It could be that you put out a selection of their toys at one time. Also, when it comes to clothes, put out only weather-appropriate clothes within their reach at any season.
How to Create a Montessori Home
Here are a few simple tricks to help you apply Montessori principles in every room of your home:
Your child’s bedroom is their sanctuary. It’s where they sleep, get dressed, and spend much of their time.
Photo by Arina Krasnikova
One great place to start is by making their bed low to the ground. Try a floor bed or place a mattress on the floor. This way, they can reach their beds without asking for assistance.
Creating shelves for their toys and a designated play area is also essential. A great idea is to categorize baskets so that each type of toy has its designated place.
Lastly, their clothes should be on eye-level racks, and the dressing area should have a floor-length mirror. This can help them become more acquainted with their image and choice of clothing.
Kitchen and Bathroom
The kitchen offers many chances for learning and expanding the child’s skill set. You can start by including your child in simple tasks, like using a spoon to feed themselves.
Then, as the child gets older, they can help around the kitchen by clearing and wiping the kitchen table, or washing their own dishes and utensils.
Child-sized furniture, such as a small table and chair, is better than a high chair. It gives the child more freedom to move around as they please.
Photo by PNW Production
Step stools are also great tools to have in the kitchen and the bathroom for when they have to wash their hands or reach a high countertop.
The living room can have a miniature version of the bedroom sitting or playing area.
Try using yoga mats to create boundaries for where the child’s toys and books can go. This will help teach them the importance of tidiness and organization.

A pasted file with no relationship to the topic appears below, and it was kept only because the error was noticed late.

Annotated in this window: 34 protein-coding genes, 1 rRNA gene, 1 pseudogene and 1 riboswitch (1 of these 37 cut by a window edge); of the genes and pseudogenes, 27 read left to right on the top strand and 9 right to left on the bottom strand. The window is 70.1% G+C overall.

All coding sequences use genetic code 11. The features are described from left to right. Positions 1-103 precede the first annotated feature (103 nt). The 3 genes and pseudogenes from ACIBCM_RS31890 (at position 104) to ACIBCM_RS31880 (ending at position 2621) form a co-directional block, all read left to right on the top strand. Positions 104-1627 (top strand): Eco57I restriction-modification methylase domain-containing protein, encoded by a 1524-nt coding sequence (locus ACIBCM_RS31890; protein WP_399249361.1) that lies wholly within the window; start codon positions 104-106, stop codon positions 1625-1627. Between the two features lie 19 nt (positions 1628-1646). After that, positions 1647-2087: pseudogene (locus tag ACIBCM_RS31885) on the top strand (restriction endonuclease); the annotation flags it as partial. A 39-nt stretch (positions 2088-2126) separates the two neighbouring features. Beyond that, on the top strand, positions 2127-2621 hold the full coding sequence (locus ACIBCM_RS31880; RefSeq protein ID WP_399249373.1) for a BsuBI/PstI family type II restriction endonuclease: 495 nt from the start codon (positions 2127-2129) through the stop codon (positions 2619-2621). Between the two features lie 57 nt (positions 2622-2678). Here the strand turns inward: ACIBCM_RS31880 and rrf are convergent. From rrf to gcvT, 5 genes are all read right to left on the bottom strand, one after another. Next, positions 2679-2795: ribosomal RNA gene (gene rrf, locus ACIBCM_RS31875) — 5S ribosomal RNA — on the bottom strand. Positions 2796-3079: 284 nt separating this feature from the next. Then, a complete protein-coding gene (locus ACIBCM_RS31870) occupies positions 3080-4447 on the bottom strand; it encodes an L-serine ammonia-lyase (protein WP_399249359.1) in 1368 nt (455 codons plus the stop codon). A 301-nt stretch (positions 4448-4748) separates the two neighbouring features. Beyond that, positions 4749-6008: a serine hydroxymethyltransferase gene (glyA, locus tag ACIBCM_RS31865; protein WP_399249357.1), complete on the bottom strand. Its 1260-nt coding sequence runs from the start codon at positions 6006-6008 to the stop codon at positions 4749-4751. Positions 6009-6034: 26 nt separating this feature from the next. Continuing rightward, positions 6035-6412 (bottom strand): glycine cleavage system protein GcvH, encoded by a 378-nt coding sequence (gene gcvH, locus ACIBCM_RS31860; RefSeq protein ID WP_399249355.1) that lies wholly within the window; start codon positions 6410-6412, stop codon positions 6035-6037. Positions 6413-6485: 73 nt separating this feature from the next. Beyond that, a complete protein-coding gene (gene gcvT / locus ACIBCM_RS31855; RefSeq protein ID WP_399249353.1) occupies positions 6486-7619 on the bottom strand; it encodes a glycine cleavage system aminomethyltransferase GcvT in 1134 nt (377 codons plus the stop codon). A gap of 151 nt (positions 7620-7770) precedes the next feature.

Exploring the outdoors creates a world of imagination and adventure. So, why not schedule outdoor playdates with your child?
Take them to discover different places that feature a variety of textures, sounds, and smells. You can even encourage them to collect things like pebbles, leaves, and pinecones to add to their treasure chest.
Just avoid items that can be toxic. Also, keep away from small items that can be choking hazards.
Montessori for Every Age
Children can benefit from Montessori at any age. Yet, it’s best to begin as early as possible.
From Birth to 3 Years Old
Montessori toddlers benefit from the following:
- Maintain a routine
- Make eye contact while communicating with the Montessori newborn
- Include sensory stimulation
- Improve gross and fine motor skills gradually
- Don’t overwhelm the child with sensory experiences
From 3 to 6 Years Old
Follow these tips to apply the Montessori method in early childhood:
- Encourage curiosity and exploration
- Include outdoor activities like walking, hiking, and climbing
- Get the child involved in family conversations
- Respond to their attempts to find letters and read
- Don’t force the child to write before they’re ready
From 6 to 12 Years Old
Children at the elementary level do best when they’re:
- Encouraged to try self-expression through writing
- Included in family activities
- Involved in real-life problem-solving
- Introduced to family traditions
- Shown patience if they challenge your instructions
From Ages 12 to 18 Years Old
Montessori youth have slightly different needs than the other age groups we mentioned, such as:
- Discuss causes they care about and encourage their compassion
- Talk to them about money and budgeting, as well as money-making opportunities
- Encourage journaling and respect their privacy
- Don’t criticize their passions and the things they care about
- Don’t force them to share, especially if they’re not inclined to
Are You Ready to Create a Montessori Environment at Home?
Here at MontessoriTips.com, we care about your child’s development. So, keep reading to learn more about the history of Dr. Maria Montessori and the revolutionary ways she’s made learning fun and exciting for children of all ages